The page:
Working on a better future for arid regions
In the ESN (Energy Storage in the Negev) hackathon event held at the college, together with the DeserTech community, creative solutions for energy storage in desert environments were proposed, which would assist in dealing with the climate crisis and its implications.
Desertech is a joint initiative of the Israel Mirage Fund, the Israeli Institute of Innovation, the Environment Ministry and the Ben Gurion Negev University, that promotes development, adaptation and commercialization of technologies that enable sustainable living in arid climates, while turning Be'er Sheva and the Negev into a global initiative center for these technologies.
The hackathon participants were asked to present new technologies, enhanced existing technologies, network conduction solutions, demand management solutions, etc., whilst relating to technological, financial, administrative, infrastructural and environmental aspects with emphasis on affinity to desert environments.
There were 10 contending groups in the hackathon, comprised of third and fourth year first degree chemical engineering students and first- and second-year green engineering master degree students. The groups were accompanied by mentors, members of the chemical engineering department and representatives of the DeserTech community, who counselled and directed towards applicable proposals.
At the conclusion of a very intensive day the solutions were presented to the judges, who were representatives from DeserTech community industrial companies and academic lecturers, who appraised the products digitally. Appraisals by the student’s colleagues from the first- and second-year chemical engineering department were added to the weighted score.
The groups that proposed the three selected solutions won monetary prizes totaling 10,000 shekel, donated by the DeserTech community.
The first place according to the weighted scoring was given to the proposal by students Shani Avitan Basson, Shir Dayan, Mohammed Wotad, Eliraz Stemker, Bar Chen, Yarden Caleb and David Dahan – for storing thermal energy in sand and converting it to electricity. According to the proposal, mirrors would be aimed at the sun rays towards sandy plains which would enhance the radiation. The plain would be enclosed by sheeting that would enable rapid heating of the area without losing heat at nighttime. The hot sand would heat water pipes running underneath and would create steam that would operate a turbine to produce electricity. According to the proposal, the electricity should provide for the needs of a resort in the region.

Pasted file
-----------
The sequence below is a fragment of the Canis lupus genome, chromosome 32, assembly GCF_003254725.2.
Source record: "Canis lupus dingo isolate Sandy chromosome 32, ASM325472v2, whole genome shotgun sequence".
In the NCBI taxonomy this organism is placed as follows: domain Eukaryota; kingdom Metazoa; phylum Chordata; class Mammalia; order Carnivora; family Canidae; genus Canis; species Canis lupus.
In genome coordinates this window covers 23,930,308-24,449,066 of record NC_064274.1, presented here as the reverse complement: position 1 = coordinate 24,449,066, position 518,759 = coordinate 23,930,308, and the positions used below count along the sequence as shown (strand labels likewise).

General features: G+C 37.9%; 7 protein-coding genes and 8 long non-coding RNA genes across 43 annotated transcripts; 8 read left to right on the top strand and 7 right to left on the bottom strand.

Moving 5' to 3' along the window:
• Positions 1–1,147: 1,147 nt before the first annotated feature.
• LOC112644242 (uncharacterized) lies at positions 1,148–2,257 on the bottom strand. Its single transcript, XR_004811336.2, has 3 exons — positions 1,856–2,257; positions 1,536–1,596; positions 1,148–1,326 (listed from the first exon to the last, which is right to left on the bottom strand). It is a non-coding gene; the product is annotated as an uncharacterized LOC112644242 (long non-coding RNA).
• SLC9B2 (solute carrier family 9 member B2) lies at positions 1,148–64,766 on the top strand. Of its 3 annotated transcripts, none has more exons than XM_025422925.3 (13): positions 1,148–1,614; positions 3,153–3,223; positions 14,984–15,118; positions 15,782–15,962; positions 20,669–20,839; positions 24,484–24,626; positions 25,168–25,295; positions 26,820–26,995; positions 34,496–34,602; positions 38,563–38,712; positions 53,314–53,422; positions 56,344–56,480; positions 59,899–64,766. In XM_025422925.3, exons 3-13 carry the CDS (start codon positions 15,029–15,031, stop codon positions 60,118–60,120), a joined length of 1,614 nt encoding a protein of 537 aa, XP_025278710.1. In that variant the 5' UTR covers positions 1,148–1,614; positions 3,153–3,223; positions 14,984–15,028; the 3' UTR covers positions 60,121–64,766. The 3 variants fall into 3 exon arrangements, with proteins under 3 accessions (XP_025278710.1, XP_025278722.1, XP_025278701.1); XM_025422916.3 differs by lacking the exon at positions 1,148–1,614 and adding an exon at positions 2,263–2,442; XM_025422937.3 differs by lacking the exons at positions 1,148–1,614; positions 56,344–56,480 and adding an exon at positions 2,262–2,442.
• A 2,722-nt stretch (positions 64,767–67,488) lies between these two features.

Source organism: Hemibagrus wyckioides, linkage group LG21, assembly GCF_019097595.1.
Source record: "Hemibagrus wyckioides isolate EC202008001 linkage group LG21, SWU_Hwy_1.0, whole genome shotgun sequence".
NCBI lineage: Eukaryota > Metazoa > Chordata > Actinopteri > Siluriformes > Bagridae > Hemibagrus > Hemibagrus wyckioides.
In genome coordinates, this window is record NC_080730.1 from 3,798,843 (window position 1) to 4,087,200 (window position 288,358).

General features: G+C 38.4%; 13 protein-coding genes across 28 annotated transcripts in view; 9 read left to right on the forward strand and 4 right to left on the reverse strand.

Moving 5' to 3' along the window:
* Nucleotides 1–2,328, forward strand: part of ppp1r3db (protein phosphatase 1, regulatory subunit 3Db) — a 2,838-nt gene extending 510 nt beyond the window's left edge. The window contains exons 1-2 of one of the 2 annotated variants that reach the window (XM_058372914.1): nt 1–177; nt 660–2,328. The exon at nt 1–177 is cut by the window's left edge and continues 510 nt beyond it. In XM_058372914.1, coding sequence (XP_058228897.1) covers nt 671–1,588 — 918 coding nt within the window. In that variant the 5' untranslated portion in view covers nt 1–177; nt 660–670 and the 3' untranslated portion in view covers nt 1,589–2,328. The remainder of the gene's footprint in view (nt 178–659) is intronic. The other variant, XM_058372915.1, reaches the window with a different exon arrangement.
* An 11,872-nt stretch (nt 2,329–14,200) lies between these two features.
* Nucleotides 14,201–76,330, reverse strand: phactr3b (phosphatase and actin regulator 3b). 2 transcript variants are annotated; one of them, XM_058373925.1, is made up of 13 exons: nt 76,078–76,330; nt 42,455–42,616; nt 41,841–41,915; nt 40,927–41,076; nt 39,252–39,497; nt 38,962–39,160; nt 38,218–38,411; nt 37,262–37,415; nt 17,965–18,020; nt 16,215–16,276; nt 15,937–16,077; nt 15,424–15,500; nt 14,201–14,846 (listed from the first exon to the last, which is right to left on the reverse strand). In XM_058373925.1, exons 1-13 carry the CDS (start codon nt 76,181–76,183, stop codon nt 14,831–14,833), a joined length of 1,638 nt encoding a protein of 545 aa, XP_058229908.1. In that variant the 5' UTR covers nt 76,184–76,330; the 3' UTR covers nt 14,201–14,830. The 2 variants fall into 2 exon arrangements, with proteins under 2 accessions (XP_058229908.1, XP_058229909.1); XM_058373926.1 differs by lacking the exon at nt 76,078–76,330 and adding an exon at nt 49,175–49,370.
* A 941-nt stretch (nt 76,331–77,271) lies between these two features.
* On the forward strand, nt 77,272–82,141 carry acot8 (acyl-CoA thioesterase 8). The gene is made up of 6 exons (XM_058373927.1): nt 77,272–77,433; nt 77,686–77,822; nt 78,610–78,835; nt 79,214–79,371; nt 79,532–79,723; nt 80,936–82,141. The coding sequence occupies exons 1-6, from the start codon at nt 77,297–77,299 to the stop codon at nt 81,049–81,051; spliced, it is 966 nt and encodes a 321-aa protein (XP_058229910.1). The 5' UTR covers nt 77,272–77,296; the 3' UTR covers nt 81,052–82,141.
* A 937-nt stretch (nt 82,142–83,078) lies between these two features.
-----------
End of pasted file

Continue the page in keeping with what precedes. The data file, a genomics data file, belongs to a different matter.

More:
The second place was awarded to the proposal by students Mor Kadosh, Mor Badnani, Dunya Elgaer, Shir Levy, Elad Goldman and Ben Amzaleg. The group proposed using an organic solvent, THF, which enables converting the methane gas created by the anaerobic digestion process of urban waste, to a solid methane hydrate crystals. The process enables storing energy under more moderate conditions than compressed natural gas, with greater transportability and at lower risk. In addition, the costs of establishing and maintaining a plant that would produce this energy product are significantly lower than the existing alternatives on the market.
Group member, Ben Amzaleg, a second-degree student of green engineering, said: “The ability to take a group of strangers, with different ranges of knowhow and experience, and to get them to have a joint short-term discussion, enables achieving new and refreshing products. We were fortunate to have the direction of excellent mentors, who teach us here at the college. The hackathon was an educational experience, that enables and assists in developing creative thinking. For students who will become engineers within the industry, this is a huge advantage. All the participants submitted interesting and fascinating proposals. And there was indeed interest among industrial factors, that offered assistance in continuing creating connections to promote the proposals”.
Sivan Cohen Shahari, manager of the DeserTech field at the Israel Mirage Fund and the Israeli Institute of Innovation: “We feel it is extremely important to connect the community with academic bodies, such as SCE, that provide future researchers, engineers and professionals. By assisting events such as the hackathon we want to position the Negev as a global center for technological solutions, that will improve living in desert environments, and create a basis for future collaborations, to establish the solutions in the field”.
Prof. Ariella Borg, head of the Chemical Engineering Department: “We are proud of our student’s creative thinking, who today showed their strength in team work and defended breakthrough projects for one of the most significant challenges that humanity will be focusing on in the coming years. We congratulate the collaboration with the Desertech community, during which officials in the community were exposed to the products and even proposed connecting to additional factors, so that the submitted proposals will not remain as ideas only. We will continue to maintain collaborations such as these, to provide students with all the tools to enable them to become the agents of change towards a better future for us all”.